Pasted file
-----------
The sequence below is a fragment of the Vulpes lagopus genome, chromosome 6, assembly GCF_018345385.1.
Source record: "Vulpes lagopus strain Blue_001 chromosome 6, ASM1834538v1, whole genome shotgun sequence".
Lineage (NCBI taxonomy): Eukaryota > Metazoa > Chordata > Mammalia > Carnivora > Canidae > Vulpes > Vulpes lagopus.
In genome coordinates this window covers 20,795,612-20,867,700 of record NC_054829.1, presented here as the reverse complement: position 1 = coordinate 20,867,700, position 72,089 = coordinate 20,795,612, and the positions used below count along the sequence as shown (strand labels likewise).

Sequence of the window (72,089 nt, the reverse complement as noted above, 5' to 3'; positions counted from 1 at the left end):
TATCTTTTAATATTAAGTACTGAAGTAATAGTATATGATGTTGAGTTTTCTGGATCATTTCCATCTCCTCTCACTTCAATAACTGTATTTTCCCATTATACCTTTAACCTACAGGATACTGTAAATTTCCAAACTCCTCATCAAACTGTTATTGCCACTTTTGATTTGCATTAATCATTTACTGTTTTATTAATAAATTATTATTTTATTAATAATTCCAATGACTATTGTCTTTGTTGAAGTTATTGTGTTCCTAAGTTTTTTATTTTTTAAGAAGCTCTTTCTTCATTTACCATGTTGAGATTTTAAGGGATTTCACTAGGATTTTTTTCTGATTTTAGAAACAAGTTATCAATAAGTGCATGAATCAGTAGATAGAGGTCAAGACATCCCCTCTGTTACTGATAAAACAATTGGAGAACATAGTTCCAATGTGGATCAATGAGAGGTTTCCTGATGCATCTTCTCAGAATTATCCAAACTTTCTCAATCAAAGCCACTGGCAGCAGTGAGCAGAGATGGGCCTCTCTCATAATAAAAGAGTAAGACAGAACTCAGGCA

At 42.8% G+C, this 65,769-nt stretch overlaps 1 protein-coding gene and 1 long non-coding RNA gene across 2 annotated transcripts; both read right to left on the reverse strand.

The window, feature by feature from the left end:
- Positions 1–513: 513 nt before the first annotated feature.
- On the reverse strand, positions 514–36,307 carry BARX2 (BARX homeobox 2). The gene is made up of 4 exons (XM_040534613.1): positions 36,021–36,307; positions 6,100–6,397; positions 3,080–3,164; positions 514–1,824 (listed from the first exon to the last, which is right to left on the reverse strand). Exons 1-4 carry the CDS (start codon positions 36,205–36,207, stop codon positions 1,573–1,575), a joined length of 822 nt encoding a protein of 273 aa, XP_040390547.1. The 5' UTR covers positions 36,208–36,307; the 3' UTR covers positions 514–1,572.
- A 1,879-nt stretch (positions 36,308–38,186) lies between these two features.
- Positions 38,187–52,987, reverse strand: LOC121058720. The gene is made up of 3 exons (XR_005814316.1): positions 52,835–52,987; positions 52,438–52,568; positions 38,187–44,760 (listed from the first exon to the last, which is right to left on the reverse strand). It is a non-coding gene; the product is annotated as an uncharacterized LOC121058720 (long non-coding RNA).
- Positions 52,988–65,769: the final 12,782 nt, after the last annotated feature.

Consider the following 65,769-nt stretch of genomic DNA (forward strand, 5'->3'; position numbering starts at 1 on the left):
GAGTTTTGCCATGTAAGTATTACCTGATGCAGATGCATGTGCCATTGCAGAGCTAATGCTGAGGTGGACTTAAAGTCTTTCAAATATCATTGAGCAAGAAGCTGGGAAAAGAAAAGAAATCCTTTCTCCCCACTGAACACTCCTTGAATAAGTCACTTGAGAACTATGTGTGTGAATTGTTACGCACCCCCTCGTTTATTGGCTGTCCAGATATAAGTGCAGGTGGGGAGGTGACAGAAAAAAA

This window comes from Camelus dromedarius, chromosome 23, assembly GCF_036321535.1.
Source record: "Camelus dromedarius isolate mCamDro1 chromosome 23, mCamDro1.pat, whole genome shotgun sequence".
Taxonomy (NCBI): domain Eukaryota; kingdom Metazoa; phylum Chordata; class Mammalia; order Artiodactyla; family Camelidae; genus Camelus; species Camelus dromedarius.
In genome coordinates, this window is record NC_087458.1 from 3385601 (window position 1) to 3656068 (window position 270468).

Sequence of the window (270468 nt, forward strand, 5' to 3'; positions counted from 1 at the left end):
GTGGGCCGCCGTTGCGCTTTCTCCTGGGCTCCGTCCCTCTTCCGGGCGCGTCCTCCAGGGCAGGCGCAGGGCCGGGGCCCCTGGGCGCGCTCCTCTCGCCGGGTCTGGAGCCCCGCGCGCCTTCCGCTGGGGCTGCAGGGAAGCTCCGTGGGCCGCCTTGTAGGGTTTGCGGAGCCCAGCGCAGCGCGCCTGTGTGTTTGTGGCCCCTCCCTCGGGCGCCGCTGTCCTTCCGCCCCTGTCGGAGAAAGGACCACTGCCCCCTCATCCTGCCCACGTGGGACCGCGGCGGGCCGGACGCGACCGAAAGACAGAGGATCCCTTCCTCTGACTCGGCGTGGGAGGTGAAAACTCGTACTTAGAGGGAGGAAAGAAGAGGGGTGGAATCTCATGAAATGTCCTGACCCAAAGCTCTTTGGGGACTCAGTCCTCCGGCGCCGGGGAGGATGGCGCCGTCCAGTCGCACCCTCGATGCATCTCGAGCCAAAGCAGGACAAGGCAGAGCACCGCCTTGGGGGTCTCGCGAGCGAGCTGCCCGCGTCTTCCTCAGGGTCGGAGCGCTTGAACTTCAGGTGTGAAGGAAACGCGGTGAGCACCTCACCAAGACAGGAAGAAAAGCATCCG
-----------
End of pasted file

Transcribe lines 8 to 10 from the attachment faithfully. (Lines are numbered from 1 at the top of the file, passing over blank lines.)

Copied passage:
The window, feature by feature from the left end:
- Positions 1–513: 513 nt before the first annotated feature.
- On the reverse strand, positions 514–36,307 carry BARX2 (BARX homeobox 2). The gene is made up of 4 exons (XM_040534613.1): positions 36,021–36,307; positions 6,100–6,397; positions 3,080–3,164; positions 514–1,824 (listed from the first exon to the last, which is right to left on the reverse strand). Exons 1-4 carry the CDS (start codon positions 36,205–36,207, stop codon positions 1,573–1,575), a joined length of 822 nt encoding a protein of 273 aa, XP_040390547.1. The 5' UTR covers positions 36,208–36,307; the 3' UTR covers positions 514–1,572.